Sunday, March 24, 2013

Causes, Effects, and Chronology

This week, we have been working on cause and effect text structure. Cause and effect is deceptively difficult for young readers. On the surface, it seems simple--cause and effect text structure just shows causes and effects. Easy, right?

In text, however, causes and effects are often more difficult. Cause and effect text structure often has a strong chronological aspect. Causes always come before effects. However, many authors of cause and effect texts state the effects first.

Why do writers do this? In many cases, the effect is more interesting than the cause. Authors start with the cause to get the readers' attention. In other texts, the causes are somewhat mysterious or counterintuitive. The author puts the effect first in order to build some suspense and show how the causes were discovered.

Texts that are organized like this present a problem for the standard cause and effect graphic organizer. Where to put the cause? Where to put the effect? Should an organizer reflect the way that the text is organized? Or should it reflect the way that the causes and effects happen in real life? I lean toward representing ideas as they actually happened instead of how they appear in the text, and this is what I've done with my fourth graders this week. (I generally try not to mess with the rules of causality.) A clever reader could probably play around with an interesting way of representing these ideas in a way that shows both the order in the text and the order in real life.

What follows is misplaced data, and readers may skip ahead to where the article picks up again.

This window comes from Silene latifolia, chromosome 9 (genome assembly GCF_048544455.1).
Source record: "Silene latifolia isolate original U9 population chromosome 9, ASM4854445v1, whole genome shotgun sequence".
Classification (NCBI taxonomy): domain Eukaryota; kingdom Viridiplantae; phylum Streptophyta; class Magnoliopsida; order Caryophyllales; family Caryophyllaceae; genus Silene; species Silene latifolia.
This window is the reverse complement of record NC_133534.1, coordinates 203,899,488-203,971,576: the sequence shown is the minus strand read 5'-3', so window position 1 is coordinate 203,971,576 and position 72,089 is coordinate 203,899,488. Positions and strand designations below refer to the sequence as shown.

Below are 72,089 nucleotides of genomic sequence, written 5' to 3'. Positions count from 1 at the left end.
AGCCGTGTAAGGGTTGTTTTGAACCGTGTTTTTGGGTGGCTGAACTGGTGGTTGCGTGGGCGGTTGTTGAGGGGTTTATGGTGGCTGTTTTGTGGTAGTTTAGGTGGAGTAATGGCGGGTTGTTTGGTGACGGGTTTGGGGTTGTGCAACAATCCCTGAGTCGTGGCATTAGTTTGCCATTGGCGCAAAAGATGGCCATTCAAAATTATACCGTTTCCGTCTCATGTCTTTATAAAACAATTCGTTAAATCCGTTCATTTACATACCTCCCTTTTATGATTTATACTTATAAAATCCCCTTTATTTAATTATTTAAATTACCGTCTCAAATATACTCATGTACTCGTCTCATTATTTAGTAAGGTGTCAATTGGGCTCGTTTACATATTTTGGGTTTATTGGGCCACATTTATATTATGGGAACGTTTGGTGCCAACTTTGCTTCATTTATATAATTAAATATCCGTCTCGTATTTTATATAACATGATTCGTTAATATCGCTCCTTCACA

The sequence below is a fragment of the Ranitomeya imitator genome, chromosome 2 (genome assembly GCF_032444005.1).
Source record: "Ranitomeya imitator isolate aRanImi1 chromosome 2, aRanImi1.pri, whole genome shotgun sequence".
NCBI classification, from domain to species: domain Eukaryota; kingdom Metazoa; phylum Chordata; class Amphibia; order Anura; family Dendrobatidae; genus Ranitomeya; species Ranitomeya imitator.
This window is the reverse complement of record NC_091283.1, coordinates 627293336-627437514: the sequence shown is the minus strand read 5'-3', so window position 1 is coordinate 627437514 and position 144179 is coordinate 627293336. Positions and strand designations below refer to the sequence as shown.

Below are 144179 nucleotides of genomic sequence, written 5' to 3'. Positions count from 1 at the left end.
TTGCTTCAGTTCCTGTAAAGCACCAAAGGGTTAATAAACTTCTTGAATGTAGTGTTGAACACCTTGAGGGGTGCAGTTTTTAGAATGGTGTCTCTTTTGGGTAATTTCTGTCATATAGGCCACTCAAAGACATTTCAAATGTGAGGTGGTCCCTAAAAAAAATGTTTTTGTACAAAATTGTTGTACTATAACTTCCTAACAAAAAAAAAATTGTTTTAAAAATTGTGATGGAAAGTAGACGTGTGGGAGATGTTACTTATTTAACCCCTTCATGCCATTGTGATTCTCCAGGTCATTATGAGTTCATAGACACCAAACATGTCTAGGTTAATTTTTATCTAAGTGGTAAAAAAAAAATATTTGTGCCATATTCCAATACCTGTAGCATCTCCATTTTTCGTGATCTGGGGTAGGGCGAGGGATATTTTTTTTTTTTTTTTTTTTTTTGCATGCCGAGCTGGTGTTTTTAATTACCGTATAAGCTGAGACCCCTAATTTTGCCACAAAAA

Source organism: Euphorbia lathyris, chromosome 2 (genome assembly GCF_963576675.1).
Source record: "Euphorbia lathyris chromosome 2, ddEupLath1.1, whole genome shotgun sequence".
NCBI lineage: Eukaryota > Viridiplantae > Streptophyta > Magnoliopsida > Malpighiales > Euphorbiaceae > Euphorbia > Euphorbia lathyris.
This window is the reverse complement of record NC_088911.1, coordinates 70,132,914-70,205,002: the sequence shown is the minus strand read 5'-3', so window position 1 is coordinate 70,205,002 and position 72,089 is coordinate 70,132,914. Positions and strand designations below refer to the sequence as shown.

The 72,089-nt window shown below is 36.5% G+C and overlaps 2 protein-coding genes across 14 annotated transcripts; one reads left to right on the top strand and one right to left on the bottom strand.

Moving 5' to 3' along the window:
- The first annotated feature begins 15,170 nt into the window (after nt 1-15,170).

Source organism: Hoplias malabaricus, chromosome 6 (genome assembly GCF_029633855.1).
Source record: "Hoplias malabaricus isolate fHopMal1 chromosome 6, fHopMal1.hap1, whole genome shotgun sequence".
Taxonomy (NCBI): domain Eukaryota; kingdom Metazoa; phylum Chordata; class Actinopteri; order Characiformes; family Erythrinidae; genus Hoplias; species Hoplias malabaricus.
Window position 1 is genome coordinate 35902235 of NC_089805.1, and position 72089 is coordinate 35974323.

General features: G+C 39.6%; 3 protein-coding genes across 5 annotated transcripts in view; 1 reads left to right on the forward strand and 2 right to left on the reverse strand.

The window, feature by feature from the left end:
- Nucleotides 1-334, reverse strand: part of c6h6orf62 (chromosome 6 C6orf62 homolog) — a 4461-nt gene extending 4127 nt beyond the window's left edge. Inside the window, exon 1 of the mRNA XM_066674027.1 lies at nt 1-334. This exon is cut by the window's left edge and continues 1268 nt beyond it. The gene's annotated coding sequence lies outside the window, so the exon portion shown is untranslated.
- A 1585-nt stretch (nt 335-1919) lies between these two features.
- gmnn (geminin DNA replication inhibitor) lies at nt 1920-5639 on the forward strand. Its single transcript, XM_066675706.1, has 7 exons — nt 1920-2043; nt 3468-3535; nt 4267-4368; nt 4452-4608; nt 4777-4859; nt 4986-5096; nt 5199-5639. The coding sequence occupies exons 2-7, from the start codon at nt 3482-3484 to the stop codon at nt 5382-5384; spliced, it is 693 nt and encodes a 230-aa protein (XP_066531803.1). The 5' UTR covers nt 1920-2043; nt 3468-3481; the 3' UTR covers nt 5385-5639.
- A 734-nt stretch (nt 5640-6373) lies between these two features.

Tips for teaching cause and effect text structure

Look for causes and effects in real life: There are many opportunities throughout the school day to reinforce cause and effect. When the announcement came on Thursday morning regarding indoor recess for the millionth day, I said, "The cause is cold weather. What is the effect?" and the students groaned, "Indoor recess." Sometimes you can create chains of causes and effects.

Have students think forward about possible effects: People are notoriously bad with this forward thinking. However, considering possible effects of events is an important life skill. Trying this with normal, everyday events helps students to think about effects. "What if tomorrow were 60 degrees? What would be an effect of that?" Students: "We would be happy! We could play outside! We could have recess!" (You may notice a theme of cold weather has been an unusually cold March. Sunshine and a high of 25 degrees on the second day of spring is no fun.)

Look for causes and effects in read aloud: With my struggling readers, I read aloud Face to Face with Lions this week. There are examples of causes and effects on just about every page. We made charts of these causes and effects. We also watched this video about chinstrap penguins, which has some interesting causes and effects. (Cause: Penguins eat krill. Effect: They have pink droppings.)

If you are looking for cause and effect texts, you may want to look at these resources:
Text Structure Pinterest board
Cause and Effect Texts
Introduction to Text Structure

Notes from this week
-The revised Figurative Language pack is available. Lots of standardized test practice if that is on your mind right now!
-Links to videos are on my Reading Videos Pinterest board, along with indications for which texts or activities they go accompany.
-I'm working on materials for comparing texts...write to me at if you'd like to field test some comparison charts and texts!

1 comment:

  1. Thank you so much for sharing your ideas! I seem to always be mirroring your lessons in my classroom with the scope and sequence my district follows. Thanks for sharing your wonderful ideas!